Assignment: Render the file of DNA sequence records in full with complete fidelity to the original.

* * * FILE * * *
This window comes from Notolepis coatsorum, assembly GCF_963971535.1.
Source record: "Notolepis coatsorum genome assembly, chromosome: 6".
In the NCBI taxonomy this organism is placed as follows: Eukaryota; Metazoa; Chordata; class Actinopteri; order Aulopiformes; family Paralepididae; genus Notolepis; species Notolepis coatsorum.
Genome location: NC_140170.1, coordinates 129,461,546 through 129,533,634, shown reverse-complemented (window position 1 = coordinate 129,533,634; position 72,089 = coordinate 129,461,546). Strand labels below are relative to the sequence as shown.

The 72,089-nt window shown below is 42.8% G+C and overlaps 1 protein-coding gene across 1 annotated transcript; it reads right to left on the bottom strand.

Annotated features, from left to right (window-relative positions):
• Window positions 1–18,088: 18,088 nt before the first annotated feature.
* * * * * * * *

This window comes from Notolepis coatsorum, assembly GCF_963971535.1.
Source record: "Notolepis coatsorum genome assembly, chromosome: 6".
In the NCBI taxonomy this organism is placed as follows: Eukaryota; Metazoa; Chordata; class Actinopteri; order Aulopiformes; family Paralepididae; genus Notolepis; species Notolepis coatsorum.
Genome location: NC_140170.1, coordinates 129,461,546 through 129,533,634, shown reverse-complemented (window position 1 = coordinate 129,533,634; position 72,089 = coordinate 129,461,546). Strand labels below are relative to the sequence as shown.

The 72,089-nt window shown below is 42.8% G+C and overlaps 1 protein-coding gene across 1 annotated transcript; it reads right to left on the bottom strand.

Annotated features, from left to right (window-relative positions):
• Window positions 1–18,088: 18,088 nt before the first annotated feature.